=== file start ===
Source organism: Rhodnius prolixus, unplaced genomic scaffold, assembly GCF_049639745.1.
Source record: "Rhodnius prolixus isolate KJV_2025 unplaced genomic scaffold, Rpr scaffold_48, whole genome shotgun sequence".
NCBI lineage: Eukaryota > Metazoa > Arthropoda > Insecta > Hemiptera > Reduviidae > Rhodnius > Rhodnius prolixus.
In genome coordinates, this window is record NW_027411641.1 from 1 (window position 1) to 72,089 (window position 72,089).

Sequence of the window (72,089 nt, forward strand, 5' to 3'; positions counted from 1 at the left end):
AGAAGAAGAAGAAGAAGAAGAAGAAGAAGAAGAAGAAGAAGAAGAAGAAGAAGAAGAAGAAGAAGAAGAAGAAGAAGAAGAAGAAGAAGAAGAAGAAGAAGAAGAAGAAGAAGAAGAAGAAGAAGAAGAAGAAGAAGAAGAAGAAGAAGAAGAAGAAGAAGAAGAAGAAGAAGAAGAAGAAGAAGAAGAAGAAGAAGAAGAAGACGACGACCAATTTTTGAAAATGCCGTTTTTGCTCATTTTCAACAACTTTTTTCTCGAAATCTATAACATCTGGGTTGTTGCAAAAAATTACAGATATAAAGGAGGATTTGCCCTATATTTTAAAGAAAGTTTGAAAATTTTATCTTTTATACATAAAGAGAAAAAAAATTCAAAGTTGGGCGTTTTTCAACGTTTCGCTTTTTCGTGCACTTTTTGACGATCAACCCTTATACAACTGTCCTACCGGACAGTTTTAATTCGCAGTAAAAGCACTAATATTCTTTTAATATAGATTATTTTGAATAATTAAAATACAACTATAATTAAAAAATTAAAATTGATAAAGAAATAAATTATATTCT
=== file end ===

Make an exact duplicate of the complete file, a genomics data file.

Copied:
Source organism: Rhodnius prolixus, unplaced genomic scaffold, assembly GCF_049639745.1.
Source record: "Rhodnius prolixus isolate KJV_2025 unplaced genomic scaffold, Rpr scaffold_48, whole genome shotgun sequence".
NCBI lineage: Eukaryota > Metazoa > Arthropoda > Insecta > Hemiptera > Reduviidae > Rhodnius > Rhodnius prolixus.
In genome coordinates, this window is record NW_027411641.1 from 1 (window position 1) to 72,089 (window position 72,089).

Sequence of the window (72,089 nt, forward strand, 5' to 3'; positions counted from 1 at the left end):
AGAAGAAGAAGAAGAAGAAGAAGAAGAAGAAGAAGAAGAAGAAGAAGAAGAAGAAGAAGAAGAAGAAGAAGAAGAAGAAGAAGAAGAAGAAGAAGAAGAAGAAGAAGAAGAAGAAGAAGAAGAAGAAGAAGAAGAAGAAGAAGAAGAAGAAGAAGAAGAAGAAGAAGAAGAAGAAGAAGAAGAAGAAGAAGAAGAAGAAGAAGACGACGACCAATTTTTGAAAATGCCGTTTTTGCTCATTTTCAACAACTTTTTTCTCGAAATCTATAACATCTGGGTTGTTGCAAAAAATTACAGATATAAAGGAGGATTTGCCCTATATTTTAAAGAAAGTTTGAAAATTTTATCTTTTATACATAAAGAGAAAAAAAATTCAAAGTTGGGCGTTTTTCAACGTTTCGCTTTTTCGTGCACTTTTTGACGATCAACCCTTATACAACTGTCCTACCGGACAGTTTTAATTCGCAGTAAAAGCACTAATATTCTTTTAATATAGATTATTTTGAATAATTAAAATACAACTATAATTAAAAAATTAAAATTGATAAAGAAATAAATTATATTCT